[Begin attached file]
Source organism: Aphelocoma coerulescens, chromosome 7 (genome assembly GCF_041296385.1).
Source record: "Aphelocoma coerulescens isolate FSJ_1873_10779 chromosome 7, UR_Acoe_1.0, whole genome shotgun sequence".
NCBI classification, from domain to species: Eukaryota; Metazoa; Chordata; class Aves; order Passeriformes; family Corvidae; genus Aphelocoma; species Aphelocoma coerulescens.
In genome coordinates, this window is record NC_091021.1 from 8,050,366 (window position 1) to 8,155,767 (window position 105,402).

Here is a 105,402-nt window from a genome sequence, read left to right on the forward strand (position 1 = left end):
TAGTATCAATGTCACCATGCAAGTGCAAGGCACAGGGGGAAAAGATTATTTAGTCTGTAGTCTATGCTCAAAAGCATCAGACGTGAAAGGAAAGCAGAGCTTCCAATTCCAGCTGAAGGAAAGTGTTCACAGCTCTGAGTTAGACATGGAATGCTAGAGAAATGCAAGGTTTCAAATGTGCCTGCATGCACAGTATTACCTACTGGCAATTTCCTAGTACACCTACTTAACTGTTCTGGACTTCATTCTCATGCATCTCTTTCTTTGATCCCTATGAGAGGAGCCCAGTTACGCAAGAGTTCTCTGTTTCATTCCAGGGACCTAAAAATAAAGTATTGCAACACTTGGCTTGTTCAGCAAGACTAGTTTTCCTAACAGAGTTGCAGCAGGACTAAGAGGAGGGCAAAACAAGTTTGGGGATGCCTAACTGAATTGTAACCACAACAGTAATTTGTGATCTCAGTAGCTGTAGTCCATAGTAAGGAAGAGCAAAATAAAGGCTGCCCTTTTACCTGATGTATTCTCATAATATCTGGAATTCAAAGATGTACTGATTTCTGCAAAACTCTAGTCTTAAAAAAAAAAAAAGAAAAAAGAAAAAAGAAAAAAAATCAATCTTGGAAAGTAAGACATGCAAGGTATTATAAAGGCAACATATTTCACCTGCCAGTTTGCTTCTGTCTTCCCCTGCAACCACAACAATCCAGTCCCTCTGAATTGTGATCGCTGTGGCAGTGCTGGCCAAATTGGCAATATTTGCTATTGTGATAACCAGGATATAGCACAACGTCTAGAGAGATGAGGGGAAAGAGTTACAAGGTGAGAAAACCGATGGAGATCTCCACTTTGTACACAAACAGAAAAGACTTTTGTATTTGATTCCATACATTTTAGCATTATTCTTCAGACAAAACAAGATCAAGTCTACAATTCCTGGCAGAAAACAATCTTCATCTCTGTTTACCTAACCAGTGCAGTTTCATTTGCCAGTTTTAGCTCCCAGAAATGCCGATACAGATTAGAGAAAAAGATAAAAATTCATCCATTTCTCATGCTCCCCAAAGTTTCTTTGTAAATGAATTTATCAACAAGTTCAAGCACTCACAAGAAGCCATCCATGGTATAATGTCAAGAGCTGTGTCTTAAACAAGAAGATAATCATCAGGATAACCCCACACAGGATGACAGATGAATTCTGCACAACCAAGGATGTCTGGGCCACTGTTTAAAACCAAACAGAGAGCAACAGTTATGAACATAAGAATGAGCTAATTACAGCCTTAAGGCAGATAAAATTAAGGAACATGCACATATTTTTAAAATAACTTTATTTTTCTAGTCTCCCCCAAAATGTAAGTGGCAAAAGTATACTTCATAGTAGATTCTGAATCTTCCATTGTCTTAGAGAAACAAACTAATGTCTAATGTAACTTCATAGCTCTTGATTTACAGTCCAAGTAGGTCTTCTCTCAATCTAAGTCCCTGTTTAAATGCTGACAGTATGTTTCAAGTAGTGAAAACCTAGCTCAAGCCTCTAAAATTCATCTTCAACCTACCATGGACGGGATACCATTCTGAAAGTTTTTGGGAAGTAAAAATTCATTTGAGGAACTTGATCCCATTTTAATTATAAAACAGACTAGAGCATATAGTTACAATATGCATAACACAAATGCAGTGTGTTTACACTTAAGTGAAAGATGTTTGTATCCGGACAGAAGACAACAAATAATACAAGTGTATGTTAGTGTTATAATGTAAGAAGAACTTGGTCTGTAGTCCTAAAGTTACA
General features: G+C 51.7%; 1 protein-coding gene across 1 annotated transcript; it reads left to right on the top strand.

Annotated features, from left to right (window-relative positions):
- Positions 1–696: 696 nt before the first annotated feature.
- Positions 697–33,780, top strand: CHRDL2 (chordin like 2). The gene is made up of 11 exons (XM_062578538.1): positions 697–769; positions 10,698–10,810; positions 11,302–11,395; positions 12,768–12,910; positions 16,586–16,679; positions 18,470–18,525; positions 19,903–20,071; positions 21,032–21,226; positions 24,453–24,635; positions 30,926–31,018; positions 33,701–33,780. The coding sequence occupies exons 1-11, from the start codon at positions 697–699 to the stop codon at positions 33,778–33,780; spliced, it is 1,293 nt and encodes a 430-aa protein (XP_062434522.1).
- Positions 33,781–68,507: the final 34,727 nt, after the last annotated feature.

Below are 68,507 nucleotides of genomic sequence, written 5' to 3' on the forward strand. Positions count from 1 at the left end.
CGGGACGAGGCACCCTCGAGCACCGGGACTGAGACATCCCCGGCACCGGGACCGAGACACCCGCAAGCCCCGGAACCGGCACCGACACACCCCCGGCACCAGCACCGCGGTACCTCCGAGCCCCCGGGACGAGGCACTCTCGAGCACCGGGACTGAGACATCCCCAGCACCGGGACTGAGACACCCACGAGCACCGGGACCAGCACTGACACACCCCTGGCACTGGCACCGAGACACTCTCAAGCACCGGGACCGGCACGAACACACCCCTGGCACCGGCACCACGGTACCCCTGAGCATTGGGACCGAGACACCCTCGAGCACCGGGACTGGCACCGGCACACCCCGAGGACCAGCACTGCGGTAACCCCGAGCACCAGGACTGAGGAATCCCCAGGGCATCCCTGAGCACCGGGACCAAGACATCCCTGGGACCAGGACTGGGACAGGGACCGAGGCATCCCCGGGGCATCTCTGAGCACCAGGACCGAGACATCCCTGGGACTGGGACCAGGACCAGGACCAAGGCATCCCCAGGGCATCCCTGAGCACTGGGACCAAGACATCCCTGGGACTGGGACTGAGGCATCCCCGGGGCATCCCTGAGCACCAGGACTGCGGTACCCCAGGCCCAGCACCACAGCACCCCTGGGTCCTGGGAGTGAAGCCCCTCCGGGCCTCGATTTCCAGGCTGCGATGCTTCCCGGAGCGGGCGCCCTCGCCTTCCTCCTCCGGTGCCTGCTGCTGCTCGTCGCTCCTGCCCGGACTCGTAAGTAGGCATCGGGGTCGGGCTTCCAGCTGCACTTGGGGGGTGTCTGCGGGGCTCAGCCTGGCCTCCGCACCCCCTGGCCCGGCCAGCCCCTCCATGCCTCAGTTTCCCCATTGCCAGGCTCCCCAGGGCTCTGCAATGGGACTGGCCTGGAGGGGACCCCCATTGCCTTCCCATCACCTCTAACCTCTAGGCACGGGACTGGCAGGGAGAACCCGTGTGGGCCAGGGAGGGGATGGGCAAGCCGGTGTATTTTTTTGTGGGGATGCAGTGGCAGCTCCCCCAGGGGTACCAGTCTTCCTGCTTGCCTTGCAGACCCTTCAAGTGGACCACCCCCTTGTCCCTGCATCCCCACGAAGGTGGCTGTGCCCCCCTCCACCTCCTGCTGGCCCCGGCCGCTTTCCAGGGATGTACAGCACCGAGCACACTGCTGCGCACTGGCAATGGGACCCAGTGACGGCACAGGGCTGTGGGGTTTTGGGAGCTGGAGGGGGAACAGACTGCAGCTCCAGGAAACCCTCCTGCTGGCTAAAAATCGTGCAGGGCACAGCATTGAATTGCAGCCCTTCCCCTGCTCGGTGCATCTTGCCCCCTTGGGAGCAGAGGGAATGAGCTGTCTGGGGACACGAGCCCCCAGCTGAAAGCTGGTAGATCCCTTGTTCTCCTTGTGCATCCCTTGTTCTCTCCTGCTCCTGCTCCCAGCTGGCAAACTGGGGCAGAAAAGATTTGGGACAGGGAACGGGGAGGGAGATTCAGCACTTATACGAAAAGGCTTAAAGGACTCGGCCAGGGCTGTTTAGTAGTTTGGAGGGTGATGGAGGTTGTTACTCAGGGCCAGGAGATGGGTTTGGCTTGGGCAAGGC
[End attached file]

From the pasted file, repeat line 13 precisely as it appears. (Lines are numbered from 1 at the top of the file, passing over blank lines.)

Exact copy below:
CGGGACGAGGCACCCTCGAGCACCGGGACTGAGACATCCCCGGCACCGGGACCGAGACACCCGCAAGCCCCGGAACCGGCACCGACACACCCCCGGCACCAGCACCGCGGTACCTCCGAGCCCCCGGGACGAGGCACTCTCGAGCACCGGGACTGAGACATCCCCAGCACCGGGACTGAGACACCCACGAGCACCGGGACCAGCACTGACACACCCCTGGCACTGGCACCGAGACACTCTCAAGCACCGGGACCGGCACGAACACACCCCTGGCACCGGCACCACGGTACCCCTGAGCATTGGGACCGAGACACCCTCGAGCACCGGGACTGGCACCGGCACACCCCGAGGACCAGCACTGCGGTAACCCCGAGCACCAGGACTGAGGAATCCCCAGGGCATCCCTGAGCACCGGGACCAAGACATCCCTGGGACCAGGACTGGGACAGGGACCGAGGCATCCCCGGGGCATCTCTGAGCACCAGGACCGAGACATCCCTGGGACTGGGACCAGGACCAGGACCAAGGCATCCCCAGGGCATCCCTGAGCACTGGGACCAAGACATCCCTGGGACTGGGACTGAGGCATCCCCGGGGCATCCCTGAGCACCAGGACTGCGGTACCCCAGGCCCAGCACCACAGCACCCCTGGGTCCTGGGAGTGAAGCCCCTCCGGGCCTCGATTTCCAGGCTGCGATGCTTCCCGGAGCGGGCGCCCTCGCCTTCCTCCTCCGGTGCCTGCTGCTGCTCGTCGCTCCTGCCCGGACTCGTAAGTAGGCATCGGGGTCGGGCTTCCAGCTGCACTTGGGGGGTGTCTGCGGGGCTCAGCCTGGCCTCCGCACCCCCTGGCCCGGCCAGCCCCTCCATGCCTCAGTTTCCCCATTGCCAGGCTCCCCAGGGCTCTGCAATGGGACTGGCCTGGAGGGGACCCCCATTGCCTTCCCATCACCTCTAACCTCTAGGCACGGGACTGGCAGGGAGAACCCGTGTGGGCCAGGGAGGGGATGGGCAAGCCGGTGTATTTTTTTGTGGGGATGCAGTGGCAGCTCCCCCAGGGGTACCAGTCTTCCTGCTTGCCTTGCAGACCCTTCAAGTGGACCACCCCCTTGTCCCTGCATCCCCACGAAGGTGGCTGTGCCCCCCTCCACCTCCTGCTGGCCCCGGCCGCTTTCCAGGGATGTACAGCACCGAGCACACTGCTGCGCACTGGCAATGGGACCCAGTGACGGCACAGGGCTGTGGGGTTTTGGGAGCTGGAGGGGGAACAGACTGCAGCTCCAGGAAACCCTCCTGCTGGCTAAAAATCGTGCAGGGCACAGCATTGAATTGCAGCCCTTCCCCTGCTCGGTGCATCTTGCCCCCTTGGGAGCAGAGGGAATGAGCTGTCTGGGGACACGAGCCCCCAGCTGAAAGCTGGTAGATCCCTTGTTCTCCTTGTGCATCCCTTGTTCTCTCCTGCTCCTGCTCCCAGCTGGCAAACTGGGGCAGAAAAGATTTGGGACAGGGAACGGGGAGGGAGATTCAGCACTTATACGAAAAGGCTTAAAGGACTCGGCCAGGGCTGTTTAGTAGTTTGGAGGGTGATGGAGGTTGTTACTCAGGGCCAGGAGATGGGTTTGGCTTGGGCAAGGC